Are Midwest Floods Caused By Global Warming Or Radical Environmentalists?
July 4, 2011
By Roger Aronoff
Many Global Warming Alarmists are pointing to the floods in the Midwest as the latest proof of global warming. But a powerful piece at AmericanThinker.com provides an alternative suggestion as to the real cause of the flooding: the perhaps unintended consequences of radical environmentalist policies regarding the system of dams on the Missouri River.
Al Gore gave a speech in New York last week in which he linked the flooding in the Midwest and the fires in Arizona to global warming: “Today, the biggest fire in the history of the state of Arizona is spreading to New Mexico. Today, the biggest flood in the history of the Mississippi River Valley is under way right now,” Gore said. “At what point is there a moment where we say, ‘Oh, we ought to do something about this?’”
One of Gore’s dimmer acolytes, Bill Maher, took up the issue on his show on HBO, “Real Time with Bill Maher.” Maher seemed to be hooked up to a machine that gave him a shock every time he uttered the words “global warming,” which he repeatedly did, before, in each case, correcting himself to say “climate change.” He said, "I don't call it global warming anymore because that is bad. It is climate change." Maher finally got it out, sort of, and asked, “Why doesn't he [Obama] point to this and say this is all because of climate change. He doesn't seem to use what he has to make a case.” See video here.
But in the article, “The Purposeful Flooding of America's Heartland,” in American Thinker, Joe Herring makes a very strong, well documented case, that the system of dams built in the area to tame the Missouri River and prevent this sort of thing from happening was well conceived and executed: “Some sixty years ago, the U.S. Army Corps of Engineers (USACE) began the process of taming the Missouri by constructing a series of six dams. The idea was simple: massive dams at the top moderating flow to the smaller dams below, generating electricity while providing desperately needed control of the river’s devastating floods.”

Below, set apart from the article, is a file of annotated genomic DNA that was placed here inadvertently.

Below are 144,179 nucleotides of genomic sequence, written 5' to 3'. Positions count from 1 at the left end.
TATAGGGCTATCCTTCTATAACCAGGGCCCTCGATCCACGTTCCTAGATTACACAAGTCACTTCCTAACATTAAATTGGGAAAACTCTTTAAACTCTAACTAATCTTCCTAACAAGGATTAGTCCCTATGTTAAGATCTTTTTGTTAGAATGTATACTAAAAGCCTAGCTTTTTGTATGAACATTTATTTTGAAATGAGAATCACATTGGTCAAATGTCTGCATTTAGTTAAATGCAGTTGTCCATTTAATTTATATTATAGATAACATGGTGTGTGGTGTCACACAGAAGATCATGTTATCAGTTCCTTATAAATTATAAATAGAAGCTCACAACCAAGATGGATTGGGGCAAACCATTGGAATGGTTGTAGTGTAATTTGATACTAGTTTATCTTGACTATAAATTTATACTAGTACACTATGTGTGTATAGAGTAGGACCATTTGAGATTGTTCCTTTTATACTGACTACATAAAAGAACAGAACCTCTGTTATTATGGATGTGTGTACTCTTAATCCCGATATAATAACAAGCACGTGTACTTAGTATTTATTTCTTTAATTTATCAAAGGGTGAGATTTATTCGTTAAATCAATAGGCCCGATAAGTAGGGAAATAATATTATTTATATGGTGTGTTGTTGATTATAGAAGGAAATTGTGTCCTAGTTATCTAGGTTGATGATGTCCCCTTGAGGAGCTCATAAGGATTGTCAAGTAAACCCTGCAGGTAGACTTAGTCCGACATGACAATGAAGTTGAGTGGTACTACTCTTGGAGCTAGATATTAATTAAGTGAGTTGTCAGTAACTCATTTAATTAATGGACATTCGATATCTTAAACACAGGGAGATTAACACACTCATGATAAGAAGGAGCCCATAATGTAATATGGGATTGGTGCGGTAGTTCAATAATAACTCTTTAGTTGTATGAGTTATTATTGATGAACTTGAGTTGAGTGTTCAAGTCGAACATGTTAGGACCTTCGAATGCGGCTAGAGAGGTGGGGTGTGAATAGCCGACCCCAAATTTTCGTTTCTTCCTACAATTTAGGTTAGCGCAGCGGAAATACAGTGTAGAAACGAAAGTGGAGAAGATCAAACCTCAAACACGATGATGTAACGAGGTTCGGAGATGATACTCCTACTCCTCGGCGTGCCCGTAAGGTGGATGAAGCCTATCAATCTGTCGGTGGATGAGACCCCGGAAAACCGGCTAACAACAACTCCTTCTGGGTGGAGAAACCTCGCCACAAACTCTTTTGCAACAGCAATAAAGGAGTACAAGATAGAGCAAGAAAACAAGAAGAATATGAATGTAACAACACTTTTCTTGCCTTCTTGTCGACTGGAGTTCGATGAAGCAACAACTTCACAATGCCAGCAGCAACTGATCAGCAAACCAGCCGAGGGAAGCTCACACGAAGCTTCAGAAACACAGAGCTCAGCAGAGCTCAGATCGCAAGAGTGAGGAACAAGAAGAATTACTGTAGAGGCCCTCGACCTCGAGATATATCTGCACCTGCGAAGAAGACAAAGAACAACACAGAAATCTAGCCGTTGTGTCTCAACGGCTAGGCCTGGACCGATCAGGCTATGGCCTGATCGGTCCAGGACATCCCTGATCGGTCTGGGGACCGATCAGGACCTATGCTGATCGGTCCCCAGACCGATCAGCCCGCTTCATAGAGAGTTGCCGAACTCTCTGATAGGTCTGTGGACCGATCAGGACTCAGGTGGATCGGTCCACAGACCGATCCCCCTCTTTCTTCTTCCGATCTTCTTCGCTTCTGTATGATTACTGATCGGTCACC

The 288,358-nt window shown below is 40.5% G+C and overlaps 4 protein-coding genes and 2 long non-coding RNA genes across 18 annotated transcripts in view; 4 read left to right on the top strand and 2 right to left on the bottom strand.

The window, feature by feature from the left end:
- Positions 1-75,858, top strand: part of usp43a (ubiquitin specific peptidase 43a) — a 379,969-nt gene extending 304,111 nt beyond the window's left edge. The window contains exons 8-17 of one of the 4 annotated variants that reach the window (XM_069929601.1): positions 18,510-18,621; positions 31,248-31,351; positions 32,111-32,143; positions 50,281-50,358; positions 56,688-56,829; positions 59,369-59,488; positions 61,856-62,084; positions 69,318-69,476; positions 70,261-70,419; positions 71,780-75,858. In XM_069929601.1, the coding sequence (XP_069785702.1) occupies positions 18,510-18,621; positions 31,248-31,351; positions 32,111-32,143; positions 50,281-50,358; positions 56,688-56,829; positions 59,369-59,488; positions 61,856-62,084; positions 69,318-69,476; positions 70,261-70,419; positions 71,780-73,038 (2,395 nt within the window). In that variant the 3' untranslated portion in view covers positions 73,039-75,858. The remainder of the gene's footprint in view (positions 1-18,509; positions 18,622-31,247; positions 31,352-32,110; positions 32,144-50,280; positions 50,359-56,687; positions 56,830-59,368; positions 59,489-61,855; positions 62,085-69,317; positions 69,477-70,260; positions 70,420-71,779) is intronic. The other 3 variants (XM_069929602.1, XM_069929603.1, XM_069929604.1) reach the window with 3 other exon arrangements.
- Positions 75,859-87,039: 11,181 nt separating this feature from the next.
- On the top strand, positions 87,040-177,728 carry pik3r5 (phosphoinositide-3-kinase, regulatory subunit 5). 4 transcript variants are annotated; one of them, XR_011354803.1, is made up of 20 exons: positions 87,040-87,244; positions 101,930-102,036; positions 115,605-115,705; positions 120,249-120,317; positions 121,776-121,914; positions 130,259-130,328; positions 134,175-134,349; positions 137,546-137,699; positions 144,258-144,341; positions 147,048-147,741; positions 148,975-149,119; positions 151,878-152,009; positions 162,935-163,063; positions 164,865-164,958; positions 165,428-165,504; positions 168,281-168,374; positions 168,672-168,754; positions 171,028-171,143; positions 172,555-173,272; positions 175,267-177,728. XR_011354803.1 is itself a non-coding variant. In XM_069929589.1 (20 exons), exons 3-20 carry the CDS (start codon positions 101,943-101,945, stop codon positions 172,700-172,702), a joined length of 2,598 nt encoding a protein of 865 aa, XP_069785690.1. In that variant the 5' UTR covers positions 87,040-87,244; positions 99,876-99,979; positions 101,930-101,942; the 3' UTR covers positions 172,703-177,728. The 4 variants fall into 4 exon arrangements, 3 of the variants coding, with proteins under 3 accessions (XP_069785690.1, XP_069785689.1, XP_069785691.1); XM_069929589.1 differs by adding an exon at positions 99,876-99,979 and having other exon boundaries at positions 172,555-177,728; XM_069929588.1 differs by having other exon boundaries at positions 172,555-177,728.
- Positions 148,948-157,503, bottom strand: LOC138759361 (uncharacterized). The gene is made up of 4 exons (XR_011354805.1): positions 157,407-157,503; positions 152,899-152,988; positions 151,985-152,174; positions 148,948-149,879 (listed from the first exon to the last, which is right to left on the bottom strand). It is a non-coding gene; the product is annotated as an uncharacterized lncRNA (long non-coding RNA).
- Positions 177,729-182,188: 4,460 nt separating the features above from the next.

But in the 1990s the plan was hijacked by radical environmentalists with a different agenda: “The Clinton administration threw its support behind the change, officially shifting the priorities of the Missouri River dam system from flood control, facilitation of commercial traffic, and recreation to habitat restoration, wetlands preservation, and culturally sensitive and sustainable biodiversity.”
Herring cites Greg Pavelka, a wildlife biologist with the Corps of Engineers in Yankton, SD, who told the Seattle Times that “this event will leave the river in a ‘much more natural state than it has seen in decades,’ describing the epic flooding as a ‘prolonged headache for small towns and farmers along its path, but a boon for endangered species.’”
Herring also documents that, through a series of emails last February, “Ft. Pierre SD Director of Public Works Brad Lawrence sounded the alarm loud and clear,” but the alarm of this “flood of biblical proportions” was not heeded. Why don’t the mainstream media follow up on Mr. Herring’s findings?
For people looking for some straight talk about global warming from some actual scientists who aren’t part of that consensus we’re always hearing about, I recommend The Heartland Institute’s conference last Thursday and Friday, which was webcasted here. This will demonstrate why Maher, and Gore and the other alarmists prefer to call it “climate change,” and not “global warming.” The evidence doesn’t support the warming theory. One of the participants will be Australian scientist Bob Carter, who recently pointed out that “Between 2001 and 2010 global average temperature decreased by 0.05 degrees, over the same time that atmospheric carbon dioxide levels increased by 5 per cent. Ergo, carbon dioxide emissions are not driving dangerous warming.”